In the quarter-century since its release, more than 23 million copies of Reuben James have been sold. The song hasn’t made Etris rich, but he has never had to take a day job to interfere with the pursuit of his art.
He has since published more than 50 songs and a few have been recorded by such artists as Jerry Reed, Ray Stevens and the Kingston Trio. It doesn’t seem to bother him that none of his songs has been as commercially successful as Reuben James.
“I’m still writing and I have some finished songs floating around Nashville,” he says. “Chuck Glazier called me a couple of weeks ago; he produces for John Paul Glazier. Sure, I’d like to have another hit. I don’t think I’ve yet written my best song. But if Reuben is my only hit, I’ll be happy.”
Songwriting isn’t the only creative outlet for Barry Etris. He has visualized some of his characters, including the fictional Reuben James and the real Lum Crow, in a series of charcoal-and-pencil drawings.
His “Faces and Songs” series is comprised of individual suitable-for-framing prints, each accompanied by a narrative explaining the origin of the song and drawing. The Alpharetta artist is planning a calendar of his favorite American poets — Walt Whitman, Emily Dickinson, Edgar Allen Poe and William Cullen Bryant among them.
“Barry is a wonderful artist and we have a number of his pieces on display,” says Jackie Cox, director of the Teaching Museum North in Roswell.
“We’ve commissioned him recently to do portraits of the Georgia Pulitzer winning authors Margaret Mitchell, Caroline Miller and Conrad Aiken. They will go in our Georgia History Exhibit Room. We also have several other portraits he has done on loan. He’s very talented a delightful gentleman and we feel very lucky to have some of his work on exhibit.”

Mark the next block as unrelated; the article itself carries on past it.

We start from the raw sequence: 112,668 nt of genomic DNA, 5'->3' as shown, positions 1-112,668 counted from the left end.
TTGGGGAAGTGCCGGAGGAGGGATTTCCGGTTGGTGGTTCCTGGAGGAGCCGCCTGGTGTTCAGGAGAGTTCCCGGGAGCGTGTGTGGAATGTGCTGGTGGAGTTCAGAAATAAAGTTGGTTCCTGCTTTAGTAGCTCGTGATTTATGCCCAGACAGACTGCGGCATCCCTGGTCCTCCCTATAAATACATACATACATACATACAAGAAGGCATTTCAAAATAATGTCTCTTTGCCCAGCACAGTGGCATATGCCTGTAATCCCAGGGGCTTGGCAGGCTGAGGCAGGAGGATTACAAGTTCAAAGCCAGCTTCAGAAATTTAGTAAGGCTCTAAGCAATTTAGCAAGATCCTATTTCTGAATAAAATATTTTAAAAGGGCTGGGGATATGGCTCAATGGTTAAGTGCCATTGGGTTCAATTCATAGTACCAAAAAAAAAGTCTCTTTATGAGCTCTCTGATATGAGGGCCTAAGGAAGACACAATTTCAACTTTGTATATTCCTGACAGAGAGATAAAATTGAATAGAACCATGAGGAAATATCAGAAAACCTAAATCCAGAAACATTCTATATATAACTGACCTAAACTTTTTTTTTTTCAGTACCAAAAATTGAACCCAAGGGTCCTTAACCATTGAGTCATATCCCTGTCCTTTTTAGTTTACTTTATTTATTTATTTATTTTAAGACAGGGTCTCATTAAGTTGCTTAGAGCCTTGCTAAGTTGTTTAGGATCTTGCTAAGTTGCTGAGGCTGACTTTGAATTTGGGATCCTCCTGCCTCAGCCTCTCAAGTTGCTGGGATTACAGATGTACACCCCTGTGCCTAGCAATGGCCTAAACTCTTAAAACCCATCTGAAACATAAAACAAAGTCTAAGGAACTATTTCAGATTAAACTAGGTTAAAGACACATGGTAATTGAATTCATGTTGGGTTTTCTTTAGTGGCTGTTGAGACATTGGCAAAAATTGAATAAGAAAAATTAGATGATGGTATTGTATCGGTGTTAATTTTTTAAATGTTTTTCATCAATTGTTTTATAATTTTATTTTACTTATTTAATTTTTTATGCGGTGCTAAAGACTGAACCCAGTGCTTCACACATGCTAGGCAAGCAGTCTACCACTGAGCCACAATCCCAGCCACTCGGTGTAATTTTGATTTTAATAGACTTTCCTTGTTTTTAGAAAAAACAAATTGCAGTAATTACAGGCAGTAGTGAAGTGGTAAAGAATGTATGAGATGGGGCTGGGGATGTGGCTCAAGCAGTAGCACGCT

Etris relishes the artistic challenge presented by the Pulitzer winners’ portraits.
“I try to go more for the right fell than an exact likeness,” he explains. “What I did with Margaret Mitchell was to try to make her look pensive. Her life took some turns for the worse later on, it seemed like. Aiken was interesting. His father and mother committed suicide. He was a brilliant guy, went to Harvard, was a contemporary of TS Eliot. He was maybe Georgia’s greatest poet. He overcame personal problems, like a near-nervous breakdown.
I tried to put a kind of soulful look in his eyes, but with a grin.”
Which is an apt physical description of Etris himself. A husky, curly-haired man with a boyish face, mischievous grin and rich baritone, he brings a charismatic presence to the stage when he performs his songs accompanied only by his own six-string guitar.
Chronic vertigo took him out of live venues for several years, be he’s recovering and starting to sing in public again.
Singing for terminally ill patients at Our Lady of Perpetual Help Home has eased him back into live performance. And recently he was warmly received when he played a benefit for Amnesty International at Fiddlers Green Coffeehouse in Buckhead. “It felt good up there,” he grinned as he came off the state. “It’s still a little scary, but I’m getting my chops back!”